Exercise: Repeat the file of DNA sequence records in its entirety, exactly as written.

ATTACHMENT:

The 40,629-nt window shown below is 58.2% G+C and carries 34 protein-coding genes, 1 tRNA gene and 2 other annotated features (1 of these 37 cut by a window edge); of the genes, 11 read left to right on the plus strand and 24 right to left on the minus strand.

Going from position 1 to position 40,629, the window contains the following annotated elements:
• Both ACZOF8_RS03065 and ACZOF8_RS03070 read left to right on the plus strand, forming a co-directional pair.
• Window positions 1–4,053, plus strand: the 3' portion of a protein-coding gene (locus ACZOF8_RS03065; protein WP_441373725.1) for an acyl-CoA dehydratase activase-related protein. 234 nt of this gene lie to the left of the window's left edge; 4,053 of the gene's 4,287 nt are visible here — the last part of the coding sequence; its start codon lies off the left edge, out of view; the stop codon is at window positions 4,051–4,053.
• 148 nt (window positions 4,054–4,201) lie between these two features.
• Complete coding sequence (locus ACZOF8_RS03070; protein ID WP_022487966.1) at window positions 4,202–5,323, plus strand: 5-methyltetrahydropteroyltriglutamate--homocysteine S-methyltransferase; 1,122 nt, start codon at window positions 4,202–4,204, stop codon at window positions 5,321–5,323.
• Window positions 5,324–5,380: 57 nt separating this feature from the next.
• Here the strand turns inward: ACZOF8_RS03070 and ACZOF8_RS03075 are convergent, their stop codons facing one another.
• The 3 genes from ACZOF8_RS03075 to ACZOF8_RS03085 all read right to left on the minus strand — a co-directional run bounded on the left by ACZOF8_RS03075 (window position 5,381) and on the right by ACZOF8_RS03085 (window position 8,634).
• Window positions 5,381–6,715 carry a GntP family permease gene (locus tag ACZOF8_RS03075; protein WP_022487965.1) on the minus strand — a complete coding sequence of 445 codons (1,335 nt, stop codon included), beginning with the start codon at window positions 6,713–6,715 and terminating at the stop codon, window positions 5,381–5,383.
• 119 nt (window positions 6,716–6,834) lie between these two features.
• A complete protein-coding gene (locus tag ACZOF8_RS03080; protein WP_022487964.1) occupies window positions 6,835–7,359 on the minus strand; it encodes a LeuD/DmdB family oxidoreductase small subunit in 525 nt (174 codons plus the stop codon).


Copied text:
The 40,629-nt window shown below is 58.2% G+C and carries 34 protein-coding genes, 1 tRNA gene and 2 other annotated features (1 of these 37 cut by a window edge); of the genes, 11 read left to right on the plus strand and 24 right to left on the minus strand.

Going from position 1 to position 40,629, the window contains the following annotated elements:
• Both ACZOF8_RS03065 and ACZOF8_RS03070 read left to right on the plus strand, forming a co-directional pair.
• Window positions 1–4,053, plus strand: the 3' portion of a protein-coding gene (locus ACZOF8_RS03065; protein WP_441373725.1) for an acyl-CoA dehydratase activase-related protein. 234 nt of this gene lie to the left of the window's left edge; 4,053 of the gene's 4,287 nt are visible here — the last part of the coding sequence; its start codon lies off the left edge, out of view; the stop codon is at window positions 4,051–4,053.
• 148 nt (window positions 4,054–4,201) lie between these two features.
• Complete coding sequence (locus ACZOF8_RS03070; protein ID WP_022487966.1) at window positions 4,202–5,323, plus strand: 5-methyltetrahydropteroyltriglutamate--homocysteine S-methyltransferase; 1,122 nt, start codon at window positions 4,202–4,204, stop codon at window positions 5,321–5,323.
• Window positions 5,324–5,380: 57 nt separating this feature from the next.
• Here the strand turns inward: ACZOF8_RS03070 and ACZOF8_RS03075 are convergent, their stop codons facing one another.
• The 3 genes from ACZOF8_RS03075 to ACZOF8_RS03085 all read right to left on the minus strand — a co-directional run bounded on the left by ACZOF8_RS03075 (window position 5,381) and on the right by ACZOF8_RS03085 (window position 8,634).
• Window positions 5,381–6,715 carry a GntP family permease gene (locus tag ACZOF8_RS03075; protein WP_022487965.1) on the minus strand — a complete coding sequence of 445 codons (1,335 nt, stop codon included), beginning with the start codon at window positions 6,713–6,715 and terminating at the stop codon, window positions 5,381–5,383.
• 119 nt (window positions 6,716–6,834) lie between these two features.
• A complete protein-coding gene (locus tag ACZOF8_RS03080; protein WP_022487964.1) occupies window positions 6,835–7,359 on the minus strand; it encodes a LeuD/DmdB family oxidoreductase small subunit in 525 nt (174 codons plus the stop codon).